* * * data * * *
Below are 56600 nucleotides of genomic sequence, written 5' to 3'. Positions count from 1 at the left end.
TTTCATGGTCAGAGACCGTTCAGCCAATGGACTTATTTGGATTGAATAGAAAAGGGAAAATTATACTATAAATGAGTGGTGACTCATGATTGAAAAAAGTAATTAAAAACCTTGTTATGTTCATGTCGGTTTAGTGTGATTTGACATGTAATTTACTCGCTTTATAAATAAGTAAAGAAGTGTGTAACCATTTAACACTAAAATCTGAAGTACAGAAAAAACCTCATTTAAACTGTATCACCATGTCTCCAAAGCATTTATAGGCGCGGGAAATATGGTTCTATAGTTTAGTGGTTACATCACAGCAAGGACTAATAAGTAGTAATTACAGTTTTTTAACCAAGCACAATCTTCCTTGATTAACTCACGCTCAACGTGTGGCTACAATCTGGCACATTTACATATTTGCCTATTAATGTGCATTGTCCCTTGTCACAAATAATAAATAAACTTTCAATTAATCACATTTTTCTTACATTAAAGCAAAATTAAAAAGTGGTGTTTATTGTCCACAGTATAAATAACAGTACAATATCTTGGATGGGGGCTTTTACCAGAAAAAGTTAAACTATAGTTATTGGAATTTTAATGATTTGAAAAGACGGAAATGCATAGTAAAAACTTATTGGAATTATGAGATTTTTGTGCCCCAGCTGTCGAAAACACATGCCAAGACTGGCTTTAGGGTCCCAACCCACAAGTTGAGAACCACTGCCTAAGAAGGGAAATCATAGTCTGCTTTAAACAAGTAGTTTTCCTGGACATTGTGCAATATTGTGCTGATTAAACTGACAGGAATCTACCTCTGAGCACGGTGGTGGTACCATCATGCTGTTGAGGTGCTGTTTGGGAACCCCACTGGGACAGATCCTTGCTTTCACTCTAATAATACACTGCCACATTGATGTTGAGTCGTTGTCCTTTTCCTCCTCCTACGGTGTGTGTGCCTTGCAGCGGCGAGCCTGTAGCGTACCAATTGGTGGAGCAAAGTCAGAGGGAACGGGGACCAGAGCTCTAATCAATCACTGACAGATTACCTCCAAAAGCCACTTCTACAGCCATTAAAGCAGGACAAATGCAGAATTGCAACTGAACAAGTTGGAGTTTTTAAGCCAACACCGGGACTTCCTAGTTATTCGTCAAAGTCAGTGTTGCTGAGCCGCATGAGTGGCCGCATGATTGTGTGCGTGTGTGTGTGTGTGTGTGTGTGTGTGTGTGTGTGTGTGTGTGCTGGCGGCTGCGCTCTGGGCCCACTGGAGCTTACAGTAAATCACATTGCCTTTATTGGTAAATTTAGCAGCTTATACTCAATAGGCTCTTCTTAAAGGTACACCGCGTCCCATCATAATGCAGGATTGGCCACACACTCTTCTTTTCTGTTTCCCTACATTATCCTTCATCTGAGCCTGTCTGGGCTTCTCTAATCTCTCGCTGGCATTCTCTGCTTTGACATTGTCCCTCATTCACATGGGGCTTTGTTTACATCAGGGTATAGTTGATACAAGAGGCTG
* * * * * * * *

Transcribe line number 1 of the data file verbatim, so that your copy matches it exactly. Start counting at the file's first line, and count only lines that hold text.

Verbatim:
Below are 56600 nucleotides of genomic sequence, written 5' to 3'. Positions count from 1 at the left end.